Another path to promotion is through thought leadership. Media company ADCANN started out developing cannabis content as a passion project. CEO Cody Hicks and his partner Colin Bambury created a business model that combines a publishing enterprise with a creative consultancy. Over the past three years, they built a reputation as cannabis experts with content that examines the industry from all angles, posting interviews with industry players and even starting an annual marketing awards program. Aside from blogs, they publish the Cannabis Brand Marketing Guide, an annual reference for both LPs and retailers on things like how to build a brand, how to create a website or run social media. After releasing the Cannabis Retail Marketing Guide, retailers asked them to help with execution, so ADCANN launched a creative arm called grnhouse.

“I built out this process where as soon as a retail store received their RSA, they would come to us, and we would build their brand for them,” explains Hicks. After creating websites and templates for social media and email marketing, clients could choose to run everything themselves or have grnhouse do so.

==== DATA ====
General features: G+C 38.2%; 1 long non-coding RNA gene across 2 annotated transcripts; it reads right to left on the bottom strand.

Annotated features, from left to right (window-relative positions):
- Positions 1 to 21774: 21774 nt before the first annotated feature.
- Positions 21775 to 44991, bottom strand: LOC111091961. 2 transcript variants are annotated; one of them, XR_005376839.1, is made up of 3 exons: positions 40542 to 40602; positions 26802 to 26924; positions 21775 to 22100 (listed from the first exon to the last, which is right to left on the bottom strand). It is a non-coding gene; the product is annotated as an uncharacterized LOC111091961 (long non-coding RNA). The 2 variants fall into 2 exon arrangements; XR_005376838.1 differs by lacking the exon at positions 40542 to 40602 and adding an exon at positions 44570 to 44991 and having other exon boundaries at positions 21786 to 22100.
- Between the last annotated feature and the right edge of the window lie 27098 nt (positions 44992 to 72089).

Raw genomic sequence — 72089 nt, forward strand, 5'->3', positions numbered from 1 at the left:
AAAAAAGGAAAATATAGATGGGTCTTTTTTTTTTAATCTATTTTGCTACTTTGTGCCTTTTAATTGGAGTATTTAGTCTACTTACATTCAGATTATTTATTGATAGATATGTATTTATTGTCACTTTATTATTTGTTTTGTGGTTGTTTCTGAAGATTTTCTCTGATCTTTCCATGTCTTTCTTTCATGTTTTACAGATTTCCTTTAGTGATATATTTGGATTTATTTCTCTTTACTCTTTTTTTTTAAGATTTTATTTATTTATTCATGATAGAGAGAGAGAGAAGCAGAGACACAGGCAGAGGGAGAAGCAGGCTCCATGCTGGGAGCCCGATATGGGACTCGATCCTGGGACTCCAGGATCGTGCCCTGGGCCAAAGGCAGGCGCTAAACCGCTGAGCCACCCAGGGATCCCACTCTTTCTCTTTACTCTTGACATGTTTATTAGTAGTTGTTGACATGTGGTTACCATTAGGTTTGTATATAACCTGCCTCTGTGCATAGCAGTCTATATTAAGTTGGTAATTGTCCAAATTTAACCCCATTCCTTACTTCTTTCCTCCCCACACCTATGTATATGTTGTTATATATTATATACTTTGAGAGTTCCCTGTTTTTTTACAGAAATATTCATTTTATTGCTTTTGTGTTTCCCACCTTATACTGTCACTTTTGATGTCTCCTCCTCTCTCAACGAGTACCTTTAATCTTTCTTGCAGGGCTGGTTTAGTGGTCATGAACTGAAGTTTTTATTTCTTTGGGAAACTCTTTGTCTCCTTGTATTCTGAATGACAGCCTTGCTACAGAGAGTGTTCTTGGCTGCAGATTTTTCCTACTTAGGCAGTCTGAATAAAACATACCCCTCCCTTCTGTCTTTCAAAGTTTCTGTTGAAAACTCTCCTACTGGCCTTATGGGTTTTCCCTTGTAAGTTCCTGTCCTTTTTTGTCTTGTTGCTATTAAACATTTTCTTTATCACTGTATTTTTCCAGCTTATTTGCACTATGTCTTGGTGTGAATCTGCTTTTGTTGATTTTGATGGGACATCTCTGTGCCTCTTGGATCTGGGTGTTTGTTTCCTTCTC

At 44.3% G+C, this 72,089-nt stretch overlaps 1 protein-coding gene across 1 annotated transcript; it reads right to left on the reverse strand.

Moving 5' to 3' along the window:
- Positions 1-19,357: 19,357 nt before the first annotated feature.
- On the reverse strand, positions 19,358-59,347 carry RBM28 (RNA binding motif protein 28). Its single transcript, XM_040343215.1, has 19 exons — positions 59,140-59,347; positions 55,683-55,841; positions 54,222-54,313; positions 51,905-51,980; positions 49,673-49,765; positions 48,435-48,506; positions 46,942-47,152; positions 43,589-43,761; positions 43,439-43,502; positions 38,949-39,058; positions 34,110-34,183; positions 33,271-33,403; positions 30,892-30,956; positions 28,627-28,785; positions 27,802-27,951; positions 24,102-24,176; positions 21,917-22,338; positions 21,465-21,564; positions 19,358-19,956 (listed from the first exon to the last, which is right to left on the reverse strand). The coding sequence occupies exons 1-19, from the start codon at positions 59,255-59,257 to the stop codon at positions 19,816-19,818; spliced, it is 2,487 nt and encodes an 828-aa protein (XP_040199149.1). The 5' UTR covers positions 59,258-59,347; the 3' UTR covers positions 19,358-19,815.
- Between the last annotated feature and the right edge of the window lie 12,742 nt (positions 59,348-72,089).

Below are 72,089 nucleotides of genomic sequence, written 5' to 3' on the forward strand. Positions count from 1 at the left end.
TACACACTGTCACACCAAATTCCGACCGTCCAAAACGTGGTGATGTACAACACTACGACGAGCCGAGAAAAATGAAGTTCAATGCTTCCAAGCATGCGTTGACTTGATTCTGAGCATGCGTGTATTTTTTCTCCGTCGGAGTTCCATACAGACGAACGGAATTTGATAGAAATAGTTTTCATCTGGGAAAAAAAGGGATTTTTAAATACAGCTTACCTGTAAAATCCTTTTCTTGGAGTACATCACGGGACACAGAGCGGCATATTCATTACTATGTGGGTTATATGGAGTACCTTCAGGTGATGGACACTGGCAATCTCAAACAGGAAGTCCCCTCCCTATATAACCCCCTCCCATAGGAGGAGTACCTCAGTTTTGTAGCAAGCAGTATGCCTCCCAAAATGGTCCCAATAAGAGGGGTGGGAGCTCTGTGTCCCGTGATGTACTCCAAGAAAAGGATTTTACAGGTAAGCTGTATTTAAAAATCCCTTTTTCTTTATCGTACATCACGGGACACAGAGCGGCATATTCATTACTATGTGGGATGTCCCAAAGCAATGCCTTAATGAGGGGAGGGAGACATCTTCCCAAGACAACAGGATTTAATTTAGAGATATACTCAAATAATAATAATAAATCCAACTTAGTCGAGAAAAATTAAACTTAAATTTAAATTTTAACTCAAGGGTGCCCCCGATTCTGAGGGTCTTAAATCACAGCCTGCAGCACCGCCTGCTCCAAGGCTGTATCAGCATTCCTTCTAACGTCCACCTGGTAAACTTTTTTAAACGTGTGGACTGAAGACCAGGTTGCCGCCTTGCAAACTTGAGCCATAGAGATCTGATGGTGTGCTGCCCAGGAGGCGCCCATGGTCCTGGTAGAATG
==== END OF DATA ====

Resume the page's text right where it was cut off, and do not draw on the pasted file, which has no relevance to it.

Many retailers opted to take the material and have a budtender run with it. LPs began to notice that grnhouse had an extensive network of relationships with retail stores. The firm was then able to leverage those relationships to start offering sales and marketing services to LPs.

Hicks observes that the constraints placed on branding and marketing in this sector have the benefit of driving creative solutions. The next frontier from his perspective is programmatic, which will enable brands to gather all kinds of useful information using location and POS data. And ultimately, he says, this is an industry that’s going to be solved by younger cohorts. “With their ability to navigate the ever-changing technological landscape, they will transcend the marketing restrictions unique to cannabis in Canada.”